First responders could be at risk from fire outbreaks in Electric Vehicles, says NTSB report

A few years ago, a 2014 Tesla Model S  was involved in a fire outbreak on the streets of California, which left both onlookers and fire responders puzzled. The fire took several gallons of water and a couple of foam piles to extinguish. According to National Transportation Safety Board (NTSB), the fire showed unusual occurrences, which led the agency to conduct thorough investigations on lithium-ion batteries’ function and the potential risk they pose to EV users.

“The NTSB started investigating battery fires after crashes and fires in Lake Forest and Mountain View, California, and in Ft. Lauderdale, Florida, in 2017 and 2018,” revealed a story written by Associated Press (AP). “It also probed a non-crash fire in West Hollywood, California. Three of the batteries reignited after fires were extinguished. All four vehicles made by Tesla, which is the top-selling electric vehicle maker in the US.”

After completing the probe, NTSB wrote an 80-page report dubbed ‘Safety Risks to Emergency Responders from Lithium-ion Battery Fires in Electric Vehicles.’ It was released in November 2020 and involved a review of safety guidelines detailed by 36 EV manufacturers.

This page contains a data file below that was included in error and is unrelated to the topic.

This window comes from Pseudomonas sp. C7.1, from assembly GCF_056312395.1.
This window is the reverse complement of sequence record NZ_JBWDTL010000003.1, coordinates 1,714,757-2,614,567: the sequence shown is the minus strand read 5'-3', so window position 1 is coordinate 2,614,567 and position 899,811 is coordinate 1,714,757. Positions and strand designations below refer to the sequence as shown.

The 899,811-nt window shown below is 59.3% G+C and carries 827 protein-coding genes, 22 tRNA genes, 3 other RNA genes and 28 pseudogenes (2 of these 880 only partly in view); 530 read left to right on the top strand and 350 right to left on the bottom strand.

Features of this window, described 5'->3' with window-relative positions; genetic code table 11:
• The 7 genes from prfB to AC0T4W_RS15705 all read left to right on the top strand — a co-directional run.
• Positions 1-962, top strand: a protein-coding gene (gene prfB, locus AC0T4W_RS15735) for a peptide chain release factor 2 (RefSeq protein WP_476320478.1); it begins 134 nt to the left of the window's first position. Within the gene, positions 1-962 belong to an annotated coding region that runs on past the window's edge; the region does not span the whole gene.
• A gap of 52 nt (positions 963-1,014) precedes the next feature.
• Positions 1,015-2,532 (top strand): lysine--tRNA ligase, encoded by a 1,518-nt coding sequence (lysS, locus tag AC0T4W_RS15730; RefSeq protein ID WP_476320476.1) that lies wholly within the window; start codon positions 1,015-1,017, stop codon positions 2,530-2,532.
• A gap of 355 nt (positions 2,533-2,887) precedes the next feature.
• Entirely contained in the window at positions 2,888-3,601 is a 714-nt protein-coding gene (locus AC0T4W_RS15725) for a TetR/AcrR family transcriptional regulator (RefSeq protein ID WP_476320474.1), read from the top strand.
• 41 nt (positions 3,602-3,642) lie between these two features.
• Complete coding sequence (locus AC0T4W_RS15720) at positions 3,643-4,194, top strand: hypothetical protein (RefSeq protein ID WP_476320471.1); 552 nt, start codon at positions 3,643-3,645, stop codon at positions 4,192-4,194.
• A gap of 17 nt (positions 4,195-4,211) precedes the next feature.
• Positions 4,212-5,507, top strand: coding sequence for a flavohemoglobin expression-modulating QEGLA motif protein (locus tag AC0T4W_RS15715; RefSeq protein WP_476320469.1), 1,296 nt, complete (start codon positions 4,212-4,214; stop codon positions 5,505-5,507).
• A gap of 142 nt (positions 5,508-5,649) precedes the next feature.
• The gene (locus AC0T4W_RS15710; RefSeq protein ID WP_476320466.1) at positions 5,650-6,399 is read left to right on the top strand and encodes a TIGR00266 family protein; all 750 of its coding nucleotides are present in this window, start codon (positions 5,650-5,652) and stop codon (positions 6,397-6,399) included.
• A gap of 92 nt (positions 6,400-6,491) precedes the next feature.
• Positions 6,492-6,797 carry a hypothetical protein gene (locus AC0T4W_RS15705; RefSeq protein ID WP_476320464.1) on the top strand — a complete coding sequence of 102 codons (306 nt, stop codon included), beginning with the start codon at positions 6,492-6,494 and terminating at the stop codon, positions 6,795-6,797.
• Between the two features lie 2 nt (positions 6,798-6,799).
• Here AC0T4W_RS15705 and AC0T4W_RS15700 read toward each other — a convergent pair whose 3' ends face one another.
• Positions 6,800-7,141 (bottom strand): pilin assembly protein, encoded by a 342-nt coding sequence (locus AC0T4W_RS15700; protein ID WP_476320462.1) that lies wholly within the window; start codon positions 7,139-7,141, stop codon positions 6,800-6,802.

“None of the guides spoke to limiting the risk of energy stored in the batteries, such as procedures for minimizing reignition or instructions on where and how to spray water to cool the batteries,” said NTSB. “One way to deal with damaged batteries is to pull them from the vehicle and soak them in a saltwater bath to discharge the energy,” the report explained.

This report is raising eyebrows among EV users and potential consumers. Nevertheless, the EV industry has seen a surge in new EV models. From EV pioneers like Tesla to conventional car manufacturers like General Motors, there seems to be a competition on making new electric cars. Electric cars have won the hearts of many governments and consumers because they are environmentally sustainable. They are the bridges between the current levels of carbon emission and the targeted zero emissions by midcentury.

According to the Office of Energy Efficiency &Renewable Energy, “Plug-in Electric vehicles are connected, fun, and practical. They can reduce emissions and even save you money. EVs can also reduce the emissions that contribute to climate change and smog, improving public health and reducing ecological damage. Charging your EV on renewable energy such as solar or wind minimizes these emissions even more.”

However, the risks of battery fires could taint the excellent name of EVs. “Crash damage and resulting fires may prevent first responders from accessing the high-voltage disconnects in electric vehicles, “the report stated. “The instructions in most manufacturers’ emergency response guides for fighting high-voltage lithium-ion battery fires lack necessary, vehicle-specific details on suppressing the fires. Thermal runaway and multiple battery re-ignition after initial fire suppression is safety risks in high-voltage lithium-ion battery fires.” Moving forward, EV manufacturers will need to give clear and detailed precautionary measures on preventing battery fires and handling the situation in case of crash fires.

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